A new drug delivery strategy poten-
tially reduces the number of eye injections that patients with "wet" macula degeneration require;
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Johns Hopkins biomedical engineers have teamed up with clinicians to create a new drug-delivery strategy for a type of central vision loss caused by blood vessel growth at the back of the eye, where such growth should not occur.
In addition to testing a new drug that effectively stops such runaway vessel growth in mice, the team gave the drug a biodegradable coating to keep it in the eye longer. If proven effective in humans, the engineers say, it could mean only two or three needle sticks to the eye per year instead of the monthly injections that are the current standard of care. The new drug, in its time-release coating, was tested in mice with abnormalities similar to those experienced by people with neovascular age-related macular degeneration, or "wet" AMD.
"If you lose central vision, you cannot drive a car and you cannot see your grandchildren," says Jordan Green, assistant professor of biomedical engineering and ophthalmology at The Johns Hopkins University. "You are willing to do what it takes to keep your sight. We hope that our system will work in people, and make invasive treatments much less frequent, and therefore easier to comply with, and safer."
Currently, wet AMD patients are treated with frequent (as often as once a month) injections into the eye of a drug that blocks one of the major stimulators of abnormal blood vessel growth. "Patients are given localized antibacterial and pain-numbing agents, and then a very fine needle is passed through the white of the eye into the central cavity where the drug is injected. It is not painful, but it is not something that patients enjoy," says Campochiaro. “The frequent visits for injections are a burden and each injection carries a small risk of infection, so one of our goals is to find new approaches that allow for fewer visits and injections.”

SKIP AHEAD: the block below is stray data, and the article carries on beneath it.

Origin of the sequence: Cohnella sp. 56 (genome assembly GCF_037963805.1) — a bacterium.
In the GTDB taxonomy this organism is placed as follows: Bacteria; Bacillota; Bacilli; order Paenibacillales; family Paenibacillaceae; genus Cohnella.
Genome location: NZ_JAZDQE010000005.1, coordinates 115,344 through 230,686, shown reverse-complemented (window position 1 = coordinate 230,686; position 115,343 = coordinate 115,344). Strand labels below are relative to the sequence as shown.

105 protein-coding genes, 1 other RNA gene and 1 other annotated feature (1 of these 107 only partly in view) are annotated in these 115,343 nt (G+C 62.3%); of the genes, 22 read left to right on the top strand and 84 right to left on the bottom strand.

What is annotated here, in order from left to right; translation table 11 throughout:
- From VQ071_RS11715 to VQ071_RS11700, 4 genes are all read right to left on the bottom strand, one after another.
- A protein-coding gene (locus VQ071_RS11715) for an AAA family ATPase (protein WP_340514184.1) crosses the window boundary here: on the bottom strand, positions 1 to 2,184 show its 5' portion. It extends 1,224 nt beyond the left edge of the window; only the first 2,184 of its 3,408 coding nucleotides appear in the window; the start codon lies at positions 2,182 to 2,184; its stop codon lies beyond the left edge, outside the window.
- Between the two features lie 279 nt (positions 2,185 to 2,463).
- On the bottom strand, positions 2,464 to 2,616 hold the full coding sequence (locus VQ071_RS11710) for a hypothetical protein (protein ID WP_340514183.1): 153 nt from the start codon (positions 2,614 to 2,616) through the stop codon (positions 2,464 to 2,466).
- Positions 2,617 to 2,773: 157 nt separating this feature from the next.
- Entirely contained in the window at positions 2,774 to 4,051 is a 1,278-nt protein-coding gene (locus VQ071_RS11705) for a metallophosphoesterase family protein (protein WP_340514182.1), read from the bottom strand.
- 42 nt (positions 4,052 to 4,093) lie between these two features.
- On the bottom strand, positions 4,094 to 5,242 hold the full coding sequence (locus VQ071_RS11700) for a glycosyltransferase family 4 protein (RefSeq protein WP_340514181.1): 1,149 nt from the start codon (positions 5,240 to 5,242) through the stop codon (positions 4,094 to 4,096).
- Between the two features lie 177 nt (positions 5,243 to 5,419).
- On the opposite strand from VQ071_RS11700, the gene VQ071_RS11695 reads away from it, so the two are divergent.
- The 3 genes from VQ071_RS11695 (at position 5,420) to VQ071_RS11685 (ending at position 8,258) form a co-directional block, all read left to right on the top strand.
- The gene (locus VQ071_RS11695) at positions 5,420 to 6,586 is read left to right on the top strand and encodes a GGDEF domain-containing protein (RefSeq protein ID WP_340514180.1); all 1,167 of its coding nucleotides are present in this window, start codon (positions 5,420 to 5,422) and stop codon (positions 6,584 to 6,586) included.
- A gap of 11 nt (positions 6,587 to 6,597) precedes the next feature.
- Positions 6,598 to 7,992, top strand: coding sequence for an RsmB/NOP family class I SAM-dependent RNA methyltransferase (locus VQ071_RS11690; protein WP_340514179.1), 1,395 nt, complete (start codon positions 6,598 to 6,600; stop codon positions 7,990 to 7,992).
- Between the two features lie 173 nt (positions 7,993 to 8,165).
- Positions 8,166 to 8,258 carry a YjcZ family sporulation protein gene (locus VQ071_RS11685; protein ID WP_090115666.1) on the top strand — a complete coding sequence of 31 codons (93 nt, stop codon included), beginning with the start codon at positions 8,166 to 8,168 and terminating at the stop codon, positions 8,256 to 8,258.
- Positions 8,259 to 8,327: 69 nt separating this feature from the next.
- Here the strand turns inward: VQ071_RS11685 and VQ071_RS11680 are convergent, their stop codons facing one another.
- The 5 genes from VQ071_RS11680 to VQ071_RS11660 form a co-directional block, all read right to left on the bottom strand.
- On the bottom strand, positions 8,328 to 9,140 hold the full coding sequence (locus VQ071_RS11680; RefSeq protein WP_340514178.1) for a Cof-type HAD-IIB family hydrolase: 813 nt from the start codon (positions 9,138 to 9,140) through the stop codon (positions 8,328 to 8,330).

Green's laboratory, which specializes in designing new drug-delivery systems, worked with Campochiaro and Aleksander Popel, professor of biomedical engineering, whose laboratory discovered the new drug — a short piece of protein that blocks the growth of unwanted blood vessels. The drugs currently on the market for treating wet AMD are longer protein pieces or full-length proteins that could become inactive if given a biodegradable coating.
When the team tested the drug on cells grown in the lab, they found that it killed blood vessel cells and prevented growth of new blood vessels. The same effect was found when the drug was injected into the eyes of mice with abnormal blood vessels like those seen in wet AMD, but, as with the current standard treatment, the drug was only effective for about four weeks since the watery contents inside the eye gradually flushed it out.
The team’s solution, says Green, was to slow the release and depletion of the drug by covering it in non-toxic, biodegradable coatings. They first created "nanoparticles," tiny little spheres filled with the drug. When the spheres were placed in a watery environment, the water gradually broke down the coating and released the drug a little at a time. To maximize this effect, the team created larger spheres, called microparticles, filled with about a hundred nanoparticles per microparticle, and held together by another type of biodegradable "glue." The end result is something like a scoop of gumball ice cream. As the ice cream gets licked away, more and more gumballs (nanoparticles) are exposed.
Testing their microparticles in mice, the team found that the drug persisted in their eyes for at least 14 weeks, more than three times as long as the current treatment. Green says that the treatments may last longer in humans than in mice, but clinical trials will not begin before further testing in other animals.
MEDICA.de; Source: John Hopkins Medicine